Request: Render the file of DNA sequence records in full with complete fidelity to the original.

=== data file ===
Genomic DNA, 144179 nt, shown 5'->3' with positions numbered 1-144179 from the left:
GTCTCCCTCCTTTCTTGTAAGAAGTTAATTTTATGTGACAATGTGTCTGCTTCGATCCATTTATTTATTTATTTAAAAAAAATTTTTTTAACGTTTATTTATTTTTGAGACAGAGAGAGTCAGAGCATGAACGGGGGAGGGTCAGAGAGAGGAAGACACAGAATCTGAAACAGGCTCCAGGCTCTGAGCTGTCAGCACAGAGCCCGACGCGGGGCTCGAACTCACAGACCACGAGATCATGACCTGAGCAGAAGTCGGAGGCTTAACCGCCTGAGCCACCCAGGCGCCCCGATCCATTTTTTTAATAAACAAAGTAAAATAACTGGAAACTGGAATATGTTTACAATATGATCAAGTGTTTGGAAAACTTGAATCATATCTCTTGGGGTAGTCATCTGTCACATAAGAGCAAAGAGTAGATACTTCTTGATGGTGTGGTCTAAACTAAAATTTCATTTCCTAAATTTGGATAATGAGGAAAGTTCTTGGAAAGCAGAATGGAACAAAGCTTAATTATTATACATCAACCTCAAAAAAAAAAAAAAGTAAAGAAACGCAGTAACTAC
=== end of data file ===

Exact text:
Genomic DNA, 144179 nt, shown 5'->3' with positions numbered 1-144179 from the left:
GTCTCCCTCCTTTCTTGTAAGAAGTTAATTTTATGTGACAATGTGTCTGCTTCGATCCATTTATTTATTTATTTAAAAAAAATTTTTTTAACGTTTATTTATTTTTGAGACAGAGAGAGTCAGAGCATGAACGGGGGAGGGTCAGAGAGAGGAAGACACAGAATCTGAAACAGGCTCCAGGCTCTGAGCTGTCAGCACAGAGCCCGACGCGGGGCTCGAACTCACAGACCACGAGATCATGACCTGAGCAGAAGTCGGAGGCTTAACCGCCTGAGCCACCCAGGCGCCCCGATCCATTTTTTTAATAAACAAAGTAAAATAACTGGAAACTGGAATATGTTTACAATATGATCAAGTGTTTGGAAAACTTGAATCATATCTCTTGGGGTAGTCATCTGTCACATAAGAGCAAAGAGTAGATACTTCTTGATGGTGTGGTCTAAACTAAAATTTCATTTCCTAAATTTGGATAATGAGGAAAGTTCTTGGAAAGCAGAATGGAACAAAGCTTAATTATTATACATCAACCTCAAAAAAAAAAAAAAGTAAAGAAACGCAGTAACTAC